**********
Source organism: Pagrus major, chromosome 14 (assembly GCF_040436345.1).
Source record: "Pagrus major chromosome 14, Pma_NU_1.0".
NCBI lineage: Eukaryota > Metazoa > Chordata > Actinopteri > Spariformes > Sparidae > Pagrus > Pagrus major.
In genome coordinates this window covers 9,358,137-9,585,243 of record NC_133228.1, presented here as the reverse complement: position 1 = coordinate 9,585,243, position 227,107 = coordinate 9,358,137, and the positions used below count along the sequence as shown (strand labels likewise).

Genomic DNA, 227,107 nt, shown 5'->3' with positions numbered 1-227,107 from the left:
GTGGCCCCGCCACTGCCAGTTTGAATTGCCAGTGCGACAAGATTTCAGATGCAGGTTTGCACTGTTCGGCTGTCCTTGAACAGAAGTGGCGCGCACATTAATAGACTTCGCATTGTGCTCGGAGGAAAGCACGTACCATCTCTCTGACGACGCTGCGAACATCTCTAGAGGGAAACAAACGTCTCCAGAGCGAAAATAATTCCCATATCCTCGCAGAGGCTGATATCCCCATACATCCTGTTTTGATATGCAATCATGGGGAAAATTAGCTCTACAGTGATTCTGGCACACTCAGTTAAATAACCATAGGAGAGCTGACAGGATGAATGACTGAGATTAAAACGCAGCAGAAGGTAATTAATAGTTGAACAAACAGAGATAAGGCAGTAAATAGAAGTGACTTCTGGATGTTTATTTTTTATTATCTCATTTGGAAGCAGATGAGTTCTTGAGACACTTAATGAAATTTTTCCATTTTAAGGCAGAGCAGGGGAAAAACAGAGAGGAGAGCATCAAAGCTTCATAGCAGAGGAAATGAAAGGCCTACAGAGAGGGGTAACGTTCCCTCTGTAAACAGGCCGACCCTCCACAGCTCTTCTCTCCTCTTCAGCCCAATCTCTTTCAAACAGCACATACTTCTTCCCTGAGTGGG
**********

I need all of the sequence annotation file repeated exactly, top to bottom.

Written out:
Source organism: Pagrus major, chromosome 14 (assembly GCF_040436345.1).
Source record: "Pagrus major chromosome 14, Pma_NU_1.0".
NCBI lineage: Eukaryota > Metazoa > Chordata > Actinopteri > Spariformes > Sparidae > Pagrus > Pagrus major.
In genome coordinates this window covers 9,358,137-9,585,243 of record NC_133228.1, presented here as the reverse complement: position 1 = coordinate 9,585,243, position 227,107 = coordinate 9,358,137, and the positions used below count along the sequence as shown (strand labels likewise).

Genomic DNA, 227,107 nt, shown 5'->3' with positions numbered 1-227,107 from the left:
GTGGCCCCGCCACTGCCAGTTTGAATTGCCAGTGCGACAAGATTTCAGATGCAGGTTTGCACTGTTCGGCTGTCCTTGAACAGAAGTGGCGCGCACATTAATAGACTTCGCATTGTGCTCGGAGGAAAGCACGTACCATCTCTCTGACGACGCTGCGAACATCTCTAGAGGGAAACAAACGTCTCCAGAGCGAAAATAATTCCCATATCCTCGCAGAGGCTGATATCCCCATACATCCTGTTTTGATATGCAATCATGGGGAAAATTAGCTCTACAGTGATTCTGGCACACTCAGTTAAATAACCATAGGAGAGCTGACAGGATGAATGACTGAGATTAAAACGCAGCAGAAGGTAATTAATAGTTGAACAAACAGAGATAAGGCAGTAAATAGAAGTGACTTCTGGATGTTTATTTTTTATTATCTCATTTGGAAGCAGATGAGTTCTTGAGACACTTAATGAAATTTTTCCATTTTAAGGCAGAGCAGGGGAAAAACAGAGAGGAGAGCATCAAAGCTTCATAGCAGAGGAAATGAAAGGCCTACAGAGAGGGGTAACGTTCCCTCTGTAAACAGGCCGACCCTCCACAGCTCTTCTCTCCTCTTCAGCCCAATCTCTTTCAAACAGCACATACTTCTTCCCTGAGTGGG